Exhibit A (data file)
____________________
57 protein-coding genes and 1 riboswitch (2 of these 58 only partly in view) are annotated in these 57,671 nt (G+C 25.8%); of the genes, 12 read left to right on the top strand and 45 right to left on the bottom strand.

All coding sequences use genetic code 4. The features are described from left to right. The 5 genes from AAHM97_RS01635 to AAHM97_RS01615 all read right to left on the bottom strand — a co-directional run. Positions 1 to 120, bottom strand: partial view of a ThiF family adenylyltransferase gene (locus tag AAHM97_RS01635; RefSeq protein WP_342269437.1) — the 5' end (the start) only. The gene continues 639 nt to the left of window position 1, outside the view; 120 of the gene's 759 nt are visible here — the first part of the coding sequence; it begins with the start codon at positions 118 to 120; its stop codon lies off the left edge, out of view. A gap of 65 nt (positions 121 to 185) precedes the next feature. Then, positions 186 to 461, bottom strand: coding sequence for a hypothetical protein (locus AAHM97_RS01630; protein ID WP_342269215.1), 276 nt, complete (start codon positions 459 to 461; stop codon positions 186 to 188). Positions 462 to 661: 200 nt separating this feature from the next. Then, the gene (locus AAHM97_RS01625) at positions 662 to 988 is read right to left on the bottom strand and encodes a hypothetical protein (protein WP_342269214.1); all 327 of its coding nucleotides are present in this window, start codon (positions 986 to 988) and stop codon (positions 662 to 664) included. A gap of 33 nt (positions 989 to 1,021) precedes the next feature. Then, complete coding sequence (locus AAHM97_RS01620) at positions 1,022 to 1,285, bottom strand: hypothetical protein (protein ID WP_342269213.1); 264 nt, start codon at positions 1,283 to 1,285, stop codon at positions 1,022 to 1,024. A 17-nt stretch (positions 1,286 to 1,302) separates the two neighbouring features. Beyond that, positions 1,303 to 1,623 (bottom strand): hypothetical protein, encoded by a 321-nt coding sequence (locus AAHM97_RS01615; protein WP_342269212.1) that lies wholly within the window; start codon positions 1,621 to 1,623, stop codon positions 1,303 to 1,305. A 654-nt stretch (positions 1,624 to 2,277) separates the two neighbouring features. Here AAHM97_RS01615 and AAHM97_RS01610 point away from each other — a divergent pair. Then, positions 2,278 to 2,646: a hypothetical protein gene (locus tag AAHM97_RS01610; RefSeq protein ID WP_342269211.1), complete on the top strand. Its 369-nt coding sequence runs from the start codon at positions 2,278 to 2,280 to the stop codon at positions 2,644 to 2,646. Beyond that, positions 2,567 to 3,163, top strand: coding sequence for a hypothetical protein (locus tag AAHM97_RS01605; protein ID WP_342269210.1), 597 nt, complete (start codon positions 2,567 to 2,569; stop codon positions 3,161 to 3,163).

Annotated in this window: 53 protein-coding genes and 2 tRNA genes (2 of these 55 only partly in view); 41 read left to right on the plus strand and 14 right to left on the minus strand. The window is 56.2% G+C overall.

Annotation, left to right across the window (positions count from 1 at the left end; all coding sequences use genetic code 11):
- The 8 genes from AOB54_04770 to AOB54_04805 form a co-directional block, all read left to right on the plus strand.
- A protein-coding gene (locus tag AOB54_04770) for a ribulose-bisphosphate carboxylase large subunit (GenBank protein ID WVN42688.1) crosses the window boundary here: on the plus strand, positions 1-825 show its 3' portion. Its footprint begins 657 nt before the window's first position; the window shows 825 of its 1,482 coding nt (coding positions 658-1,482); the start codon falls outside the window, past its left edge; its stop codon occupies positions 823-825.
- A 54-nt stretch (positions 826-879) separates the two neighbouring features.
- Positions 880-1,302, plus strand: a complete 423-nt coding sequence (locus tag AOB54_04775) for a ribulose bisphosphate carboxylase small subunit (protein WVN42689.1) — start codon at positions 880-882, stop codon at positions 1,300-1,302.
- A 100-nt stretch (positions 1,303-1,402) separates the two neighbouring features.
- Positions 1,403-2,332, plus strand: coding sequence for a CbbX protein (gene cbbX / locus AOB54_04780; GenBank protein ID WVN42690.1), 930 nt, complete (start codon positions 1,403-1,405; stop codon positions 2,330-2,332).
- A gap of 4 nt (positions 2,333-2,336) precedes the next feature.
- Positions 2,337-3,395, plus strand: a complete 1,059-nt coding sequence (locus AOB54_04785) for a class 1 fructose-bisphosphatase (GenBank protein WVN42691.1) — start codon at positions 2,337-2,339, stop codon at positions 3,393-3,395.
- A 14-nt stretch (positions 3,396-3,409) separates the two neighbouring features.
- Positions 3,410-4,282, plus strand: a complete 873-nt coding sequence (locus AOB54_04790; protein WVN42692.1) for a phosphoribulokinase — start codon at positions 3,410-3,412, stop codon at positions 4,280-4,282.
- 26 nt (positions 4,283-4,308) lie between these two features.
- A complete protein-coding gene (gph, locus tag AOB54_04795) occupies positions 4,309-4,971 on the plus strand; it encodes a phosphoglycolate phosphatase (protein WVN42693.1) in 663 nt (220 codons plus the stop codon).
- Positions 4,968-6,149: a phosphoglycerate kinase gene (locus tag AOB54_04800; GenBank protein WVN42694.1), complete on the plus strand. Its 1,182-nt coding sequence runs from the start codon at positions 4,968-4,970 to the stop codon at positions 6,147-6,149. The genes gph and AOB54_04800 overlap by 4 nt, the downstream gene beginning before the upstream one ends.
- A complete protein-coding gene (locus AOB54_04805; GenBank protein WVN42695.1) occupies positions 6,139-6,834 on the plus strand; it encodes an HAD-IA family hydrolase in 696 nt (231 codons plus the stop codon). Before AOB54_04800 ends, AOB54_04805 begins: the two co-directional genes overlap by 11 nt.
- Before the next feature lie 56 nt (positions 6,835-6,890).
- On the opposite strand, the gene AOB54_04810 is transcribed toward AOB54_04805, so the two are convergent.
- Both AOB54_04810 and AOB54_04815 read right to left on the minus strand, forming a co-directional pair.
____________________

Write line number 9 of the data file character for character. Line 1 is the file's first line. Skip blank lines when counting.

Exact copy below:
- A 100-nt stretch (positions 1,303-1,402) separates the two neighbouring features.